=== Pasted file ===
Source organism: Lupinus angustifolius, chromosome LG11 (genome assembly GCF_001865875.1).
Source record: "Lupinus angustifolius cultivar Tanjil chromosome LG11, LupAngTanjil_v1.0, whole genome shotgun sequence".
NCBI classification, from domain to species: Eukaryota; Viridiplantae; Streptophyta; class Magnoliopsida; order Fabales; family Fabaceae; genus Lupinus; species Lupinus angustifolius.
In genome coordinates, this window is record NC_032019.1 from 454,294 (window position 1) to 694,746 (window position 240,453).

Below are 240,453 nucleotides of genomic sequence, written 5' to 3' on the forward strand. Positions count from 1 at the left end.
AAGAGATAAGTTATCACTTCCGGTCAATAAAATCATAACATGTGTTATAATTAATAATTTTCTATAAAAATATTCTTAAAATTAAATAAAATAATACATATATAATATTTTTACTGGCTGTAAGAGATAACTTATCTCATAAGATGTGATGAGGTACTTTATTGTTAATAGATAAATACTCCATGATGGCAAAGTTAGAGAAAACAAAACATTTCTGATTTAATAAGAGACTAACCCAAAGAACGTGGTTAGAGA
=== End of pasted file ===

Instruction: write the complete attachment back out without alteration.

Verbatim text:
Source organism: Lupinus angustifolius, chromosome LG11 (genome assembly GCF_001865875.1).
Source record: "Lupinus angustifolius cultivar Tanjil chromosome LG11, LupAngTanjil_v1.0, whole genome shotgun sequence".
NCBI classification, from domain to species: Eukaryota; Viridiplantae; Streptophyta; class Magnoliopsida; order Fabales; family Fabaceae; genus Lupinus; species Lupinus angustifolius.
In genome coordinates, this window is record NC_032019.1 from 454,294 (window position 1) to 694,746 (window position 240,453).

Below are 240,453 nucleotides of genomic sequence, written 5' to 3' on the forward strand. Positions count from 1 at the left end.
AAGAGATAAGTTATCACTTCCGGTCAATAAAATCATAACATGTGTTATAATTAATAATTTTCTATAAAAATATTCTTAAAATTAAATAAAATAATACATATATAATATTTTTACTGGCTGTAAGAGATAACTTATCTCATAAGATGTGATGAGGTACTTTATTGTTAATAGATAAATACTCCATGATGGCAAAGTTAGAGAAAACAAAACATTTCTGATTTAATAAGAGACTAACCCAAAGAACGTGGTTAGAGA